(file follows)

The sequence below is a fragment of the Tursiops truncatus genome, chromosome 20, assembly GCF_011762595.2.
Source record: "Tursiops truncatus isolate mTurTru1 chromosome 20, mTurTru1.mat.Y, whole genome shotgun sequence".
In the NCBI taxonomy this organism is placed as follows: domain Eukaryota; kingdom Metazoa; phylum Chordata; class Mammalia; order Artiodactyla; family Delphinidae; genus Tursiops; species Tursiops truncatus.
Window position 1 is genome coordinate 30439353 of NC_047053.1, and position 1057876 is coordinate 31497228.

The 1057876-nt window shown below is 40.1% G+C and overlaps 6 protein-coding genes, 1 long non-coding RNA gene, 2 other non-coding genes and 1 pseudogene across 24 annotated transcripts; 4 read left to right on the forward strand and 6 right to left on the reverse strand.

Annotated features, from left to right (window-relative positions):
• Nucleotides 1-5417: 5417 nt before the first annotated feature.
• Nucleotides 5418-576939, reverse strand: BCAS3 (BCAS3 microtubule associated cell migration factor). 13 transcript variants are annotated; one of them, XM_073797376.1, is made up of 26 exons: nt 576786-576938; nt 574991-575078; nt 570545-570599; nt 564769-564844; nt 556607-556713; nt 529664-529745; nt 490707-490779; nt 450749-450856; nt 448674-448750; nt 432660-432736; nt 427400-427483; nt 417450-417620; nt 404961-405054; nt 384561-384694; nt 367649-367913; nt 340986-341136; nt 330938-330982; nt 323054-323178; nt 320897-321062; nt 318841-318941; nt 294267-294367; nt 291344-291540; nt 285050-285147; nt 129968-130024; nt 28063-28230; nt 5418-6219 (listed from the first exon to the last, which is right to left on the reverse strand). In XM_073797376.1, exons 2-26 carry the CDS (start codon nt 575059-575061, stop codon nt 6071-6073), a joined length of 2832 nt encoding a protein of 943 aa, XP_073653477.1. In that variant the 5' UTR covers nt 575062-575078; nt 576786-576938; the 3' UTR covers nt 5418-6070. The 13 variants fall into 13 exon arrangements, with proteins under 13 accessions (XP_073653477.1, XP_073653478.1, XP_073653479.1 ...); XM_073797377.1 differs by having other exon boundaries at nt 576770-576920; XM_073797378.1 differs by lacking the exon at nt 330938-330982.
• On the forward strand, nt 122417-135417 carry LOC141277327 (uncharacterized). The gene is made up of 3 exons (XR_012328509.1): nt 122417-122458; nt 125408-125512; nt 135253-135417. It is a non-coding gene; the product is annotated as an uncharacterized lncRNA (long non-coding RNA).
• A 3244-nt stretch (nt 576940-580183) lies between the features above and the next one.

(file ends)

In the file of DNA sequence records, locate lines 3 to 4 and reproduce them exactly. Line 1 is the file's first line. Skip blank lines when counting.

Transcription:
In the NCBI taxonomy this organism is placed as follows: domain Eukaryota; kingdom Metazoa; phylum Chordata; class Mammalia; order Artiodactyla; family Delphinidae; genus Tursiops; species Tursiops truncatus.
Window position 1 is genome coordinate 30439353 of NC_047053.1, and position 1057876 is coordinate 31497228.